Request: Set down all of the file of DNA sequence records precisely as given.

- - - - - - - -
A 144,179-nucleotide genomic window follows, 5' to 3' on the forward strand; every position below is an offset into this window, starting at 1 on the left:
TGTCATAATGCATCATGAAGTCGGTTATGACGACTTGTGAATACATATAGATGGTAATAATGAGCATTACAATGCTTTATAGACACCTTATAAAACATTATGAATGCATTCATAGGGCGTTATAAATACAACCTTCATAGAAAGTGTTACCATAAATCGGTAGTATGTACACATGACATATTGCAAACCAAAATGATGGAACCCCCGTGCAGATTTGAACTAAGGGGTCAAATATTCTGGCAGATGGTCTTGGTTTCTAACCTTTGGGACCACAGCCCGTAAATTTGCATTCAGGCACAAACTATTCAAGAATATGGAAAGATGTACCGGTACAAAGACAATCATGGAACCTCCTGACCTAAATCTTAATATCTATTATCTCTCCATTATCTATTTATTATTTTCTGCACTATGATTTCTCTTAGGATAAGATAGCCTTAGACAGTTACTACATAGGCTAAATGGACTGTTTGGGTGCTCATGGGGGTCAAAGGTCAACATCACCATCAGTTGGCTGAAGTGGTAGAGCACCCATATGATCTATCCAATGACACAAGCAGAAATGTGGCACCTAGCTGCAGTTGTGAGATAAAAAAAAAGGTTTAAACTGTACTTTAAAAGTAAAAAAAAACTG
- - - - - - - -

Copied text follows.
A 144,179-nucleotide genomic window follows, 5' to 3' on the forward strand; every position below is an offset into this window, starting at 1 on the left:
TGTCATAATGCATCATGAAGTCGGTTATGACGACTTGTGAATACATATAGATGGTAATAATGAGCATTACAATGCTTTATAGACACCTTATAAAACATTATGAATGCATTCATAGGGCGTTATAAATACAACCTTCATAGAAAGTGTTACCATAAATCGGTAGTATGTACACATGACATATTGCAAACCAAAATGATGGAACCCCCGTGCAGATTTGAACTAAGGGGTCAAATATTCTGGCAGATGGTCTTGGTTTCTAACCTTTGGGACCACAGCCCGTAAATTTGCATTCAGGCACAAACTATTCAAGAATATGGAAAGATGTACCGGTACAAAGACAATCATGGAACCTCCTGACCTAAATCTTAATATCTATTATCTCTCCATTATCTATTTATTATTTTCTGCACTATGATTTCTCTTAGGATAAGATAGCCTTAGACAGTTACTACATAGGCTAAATGGACTGTTTGGGTGCTCATGGGGGTCAAAGGTCAACATCACCATCAGTTGGCTGAAGTGGTAGAGCACCCATATGATCTATCCAATGACACAAGCAGAAATGTGGCACCTAGCTGCAGTTGTGAGATAAAAAAAAAGGTTTAAACTGTACTTTAAAAGTAAAAAAAAACTG